ArenaNet officially announced a couple weeks ago that Rubi Bayer would be joining the Community Team. I met Rubi personally (and finally) at the Fan Day, but I’ve known her for much longer for her Guild Wars work. I jumped at the chance to interview her when she crossed the threshold in to ArenaNet, and I am very thankful that she was able to take some time to answer a couple questions a midst a major life change (access to Guild Wars 2) as well as taking on a new job, tons of beta feedback, and learning Martin Kerstein’s… intricacies. Without further ado.
You’ve made it to the big leagues with ArenaNet. Can you tell us a little about your background, and how you ended up at your dream job?
I’ve been a Guild Wars fanatic since back at the beginning of 2007. It was my first MMO, and I fell head over heels in love with it. The gameplay, the world, the community—I loved it all. Over the past five years, I became very involved with the community in-game, having fun and helping out where I could. In 2009, I joined the Massively staff as a contributing editor. I served as the lead writer for Guild Wars and Guild Wars 2 coverage and started the Flameseeker Chronicles column, which gave me the opportunity to become even more involved with the community. It also gave me the privilege of getting to know quite a few people on the ArenaNet team, and they all had one thing in common: they were genuinely happy with their jobs and eager to go to work each day. When you combine that working environment with a game that I love so much (and one in development that I’ll love just as much, if not more), it really is a dream job. When the community team asked me to join them, there was no way I could say no. Continue reading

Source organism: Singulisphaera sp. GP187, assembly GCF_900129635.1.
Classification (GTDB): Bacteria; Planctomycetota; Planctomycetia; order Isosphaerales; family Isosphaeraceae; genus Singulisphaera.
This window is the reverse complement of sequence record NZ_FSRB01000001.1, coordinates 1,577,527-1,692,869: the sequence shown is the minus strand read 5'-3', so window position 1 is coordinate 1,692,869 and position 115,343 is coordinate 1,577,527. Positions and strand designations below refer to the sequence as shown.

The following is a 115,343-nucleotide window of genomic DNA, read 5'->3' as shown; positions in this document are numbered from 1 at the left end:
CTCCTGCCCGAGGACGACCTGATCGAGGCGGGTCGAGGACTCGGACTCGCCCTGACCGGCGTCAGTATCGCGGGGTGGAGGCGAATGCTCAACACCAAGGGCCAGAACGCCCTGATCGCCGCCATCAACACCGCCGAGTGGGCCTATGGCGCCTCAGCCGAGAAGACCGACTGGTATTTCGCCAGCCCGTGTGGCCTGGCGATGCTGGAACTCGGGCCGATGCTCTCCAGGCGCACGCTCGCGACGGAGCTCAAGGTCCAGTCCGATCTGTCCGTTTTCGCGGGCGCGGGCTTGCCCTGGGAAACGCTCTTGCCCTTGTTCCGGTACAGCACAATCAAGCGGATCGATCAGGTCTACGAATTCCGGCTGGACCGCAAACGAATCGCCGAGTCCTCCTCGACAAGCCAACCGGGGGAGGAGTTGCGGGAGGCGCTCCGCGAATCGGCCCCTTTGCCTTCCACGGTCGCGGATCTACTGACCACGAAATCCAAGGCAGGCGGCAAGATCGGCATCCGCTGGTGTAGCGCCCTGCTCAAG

The Guild Wars world map is subtle and powerful.
The map is the primary means of travel: click on a town and you are there. This means that almost every zone is immediately accessible once visited, and reaching a new town is also a unit of character progress. This gives extra weight to the few places that require crossing multiple explorable zones to reach.
The map also shows progress on multiple tracks. Blurry terrain indicates Cartographer points to find, although you need a mod to get great precision. Each mission is tied to a town, so the town’s icon changes to indicate mission completion and whether you completed the mission bonus. Missions yet to be done flash gently. You can switch the map overlay to hard mode to see mission and Vanquisher completion there. All of this provides a trail of breadcrumbs for when you lose your place.
As is now common, you can track a quest and have its location appear on the map.